Speaker: Kalimuthu Krishnamoorthy, PhD
Affiliation: Mathematics Department, University of Louisiana Lafayette, Lafayette – LA
Title: —-
Date and Time: September 30th, 2019, 3:00 pm
Room: LEC, Room 303 

Speaker: Zhuolin Qu, PhD
Affiliation: Mathematics Department, Tulane University, New Orleans – LA
Title: Network Modeling the Impact of Community-based Male-screening on the Chlamydia Trachomatis Prevalence in Women
Date and Time: October 14, 2019, 3:00 pm
Room: LEC, Room 303
Abstract: We create and analyze a stochastic network-based model to understand the control of Chlamydia trachomatis (Ct) among young African American (AA) in New Orleans. Ct is the most commonly reported bacterial sexually transmitted infection in the United States and is a major cause of infertility, pelvic inflammatory disease, and ectopic pregnancy among women. Despite decades of screening women for Ct, the rates continue to increase among young AA compared to other groups. The community-based program “Check It” proposes that men are an important reservoir of infection for women and screening AA men could make an impact on the rates among women. To quantify the effectiveness of the male-screening strategy, we propose an agent-based network model to simulate a realistic sexual contact network for assortative mixing among the targeted population. We model both the existing intervention for women through the annual exam and the “Check It” male-screening based intervention through venue-based enrollment. The model accounts for various intervention strategies implemented in the program, including the expedited index treatment, expedited partner treatment, social network peer referral, and rescreening. We use sensitivity analysis to quantify the significance of each intervention component onto the prevalence in women.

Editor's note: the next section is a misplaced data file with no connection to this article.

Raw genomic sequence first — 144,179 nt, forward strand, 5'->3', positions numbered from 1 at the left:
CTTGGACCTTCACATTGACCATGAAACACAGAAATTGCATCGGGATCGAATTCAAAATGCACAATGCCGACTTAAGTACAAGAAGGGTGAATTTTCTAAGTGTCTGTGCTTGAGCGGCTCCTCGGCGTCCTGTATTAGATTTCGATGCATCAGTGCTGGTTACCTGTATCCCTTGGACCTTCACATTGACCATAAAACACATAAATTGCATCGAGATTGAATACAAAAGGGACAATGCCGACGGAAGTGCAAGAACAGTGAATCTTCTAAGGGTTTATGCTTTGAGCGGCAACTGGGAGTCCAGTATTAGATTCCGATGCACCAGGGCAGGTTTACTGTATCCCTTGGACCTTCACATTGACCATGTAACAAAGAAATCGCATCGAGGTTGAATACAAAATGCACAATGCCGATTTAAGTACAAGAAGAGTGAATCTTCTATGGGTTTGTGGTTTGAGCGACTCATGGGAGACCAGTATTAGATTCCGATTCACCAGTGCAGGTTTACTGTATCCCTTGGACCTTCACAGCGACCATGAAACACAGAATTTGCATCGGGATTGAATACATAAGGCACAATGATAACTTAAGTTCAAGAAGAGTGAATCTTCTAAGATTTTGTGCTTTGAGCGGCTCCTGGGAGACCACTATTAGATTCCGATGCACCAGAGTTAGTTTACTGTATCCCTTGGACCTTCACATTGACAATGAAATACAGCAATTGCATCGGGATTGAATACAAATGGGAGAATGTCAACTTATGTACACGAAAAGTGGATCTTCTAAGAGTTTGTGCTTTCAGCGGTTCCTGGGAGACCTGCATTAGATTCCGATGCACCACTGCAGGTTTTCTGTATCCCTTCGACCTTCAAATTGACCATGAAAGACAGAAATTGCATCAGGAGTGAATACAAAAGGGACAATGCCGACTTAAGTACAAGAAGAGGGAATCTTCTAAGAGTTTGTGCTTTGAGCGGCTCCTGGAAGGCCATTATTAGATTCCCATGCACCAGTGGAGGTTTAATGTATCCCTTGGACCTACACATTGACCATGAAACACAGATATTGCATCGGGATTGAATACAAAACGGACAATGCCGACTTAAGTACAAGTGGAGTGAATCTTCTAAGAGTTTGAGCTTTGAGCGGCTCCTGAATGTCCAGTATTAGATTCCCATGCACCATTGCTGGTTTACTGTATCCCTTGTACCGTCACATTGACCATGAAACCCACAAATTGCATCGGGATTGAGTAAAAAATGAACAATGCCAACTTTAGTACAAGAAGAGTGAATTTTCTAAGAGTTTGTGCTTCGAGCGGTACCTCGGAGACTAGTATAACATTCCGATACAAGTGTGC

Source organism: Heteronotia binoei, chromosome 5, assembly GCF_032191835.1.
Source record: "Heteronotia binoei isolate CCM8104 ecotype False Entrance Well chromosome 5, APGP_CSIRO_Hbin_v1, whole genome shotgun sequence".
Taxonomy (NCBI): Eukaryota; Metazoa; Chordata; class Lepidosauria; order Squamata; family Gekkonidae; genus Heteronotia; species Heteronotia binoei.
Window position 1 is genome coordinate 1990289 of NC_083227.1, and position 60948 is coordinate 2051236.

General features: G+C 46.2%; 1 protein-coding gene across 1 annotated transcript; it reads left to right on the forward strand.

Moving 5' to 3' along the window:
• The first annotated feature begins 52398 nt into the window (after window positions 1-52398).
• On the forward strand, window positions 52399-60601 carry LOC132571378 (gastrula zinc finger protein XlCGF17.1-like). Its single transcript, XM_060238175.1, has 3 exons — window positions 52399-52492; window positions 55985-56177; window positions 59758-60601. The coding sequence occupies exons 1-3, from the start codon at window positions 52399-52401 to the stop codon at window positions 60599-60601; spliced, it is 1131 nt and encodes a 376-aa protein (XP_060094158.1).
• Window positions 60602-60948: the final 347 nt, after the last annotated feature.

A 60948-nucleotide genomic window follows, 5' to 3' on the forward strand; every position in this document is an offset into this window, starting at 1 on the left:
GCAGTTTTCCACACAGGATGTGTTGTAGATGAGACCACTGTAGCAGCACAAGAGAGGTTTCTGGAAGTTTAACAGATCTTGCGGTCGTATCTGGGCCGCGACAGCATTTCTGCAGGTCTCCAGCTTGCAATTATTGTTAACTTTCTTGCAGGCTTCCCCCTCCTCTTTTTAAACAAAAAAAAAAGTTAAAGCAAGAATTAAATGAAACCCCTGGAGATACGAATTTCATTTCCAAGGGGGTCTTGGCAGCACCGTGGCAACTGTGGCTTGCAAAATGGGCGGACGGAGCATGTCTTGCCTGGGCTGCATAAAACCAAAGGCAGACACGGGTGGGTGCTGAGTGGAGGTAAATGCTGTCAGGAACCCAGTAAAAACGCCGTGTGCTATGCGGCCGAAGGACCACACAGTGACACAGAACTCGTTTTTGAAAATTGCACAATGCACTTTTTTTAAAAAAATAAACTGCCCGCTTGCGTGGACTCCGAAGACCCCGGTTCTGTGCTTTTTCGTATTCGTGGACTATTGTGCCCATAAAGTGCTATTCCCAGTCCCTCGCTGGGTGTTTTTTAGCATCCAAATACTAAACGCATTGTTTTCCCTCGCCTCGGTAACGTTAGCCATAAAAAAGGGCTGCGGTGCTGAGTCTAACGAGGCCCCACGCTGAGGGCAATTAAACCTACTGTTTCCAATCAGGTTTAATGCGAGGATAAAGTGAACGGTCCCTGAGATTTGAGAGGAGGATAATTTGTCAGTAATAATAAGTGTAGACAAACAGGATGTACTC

Speaker: Gustavo Didier
Affiliation: Mathematics Department, Tulane University, New Orleans – LA
Title: —-
Date and Time: October 14, 2019, 3:00 pm
Room: LEC, Room 303

Speaker: Xueyan Sherry Liu, PhD
Affiliation: Mathematics Department, University of New Orleans, New Orleans – LA
Title: A novel statistical tool for analyzing colcoalization in super-resolution images.
Date and Time: October 21st, 2019, 3:00 pm
Room: LEC, Room 303
Abstract: Spatial data from high-resolution images abound in many scientific disciplines. For example, single-molecule localization microscopy, such as stochastic optical reconstruction microscopy (STORM), provides super-resolution images to help scientists investigate co-localization of proteins and hence their interactions inside cells, which are key events in living cells. However, there are few accurate methods for analyzing co-localization in super-resolution images. The current methods and software are prone to produce false positive errors, and are restricted to only 2-dimensional images. In this study we develop a novel statistical method, along with an R package and on-line apps, to effectively address the problems of unbiased and robust quantification and comparison of protein co-localization for multiple 2- and 3-dimensional image datasets. This method significantly improves the analysis of protein co-localization using super-resolution image data, as shown by its excellent performance in simulation studies and an analysis of LC3-LAMP1 protein co-localization in cell autophagy. 

Speaker: Karl Mahlburg
Affiliation: Mathematics Department, LSU, Baton Rouge – LA
Title: —-
Date and Time: October 28th, 2019, 3:00 pm
Room: LEC, Room 303

Speaker: Luis Escobar
Affiliation: Experimental Statistics Department, LSU, Baton Rouge – LA
Title: —-
Date and Time: November 18th, 2019, 3:00 pm
Room: LEC, Room 303

Organizer: A. Chapple, PhD

Spring 2019 Archive
Fall 2018 Archive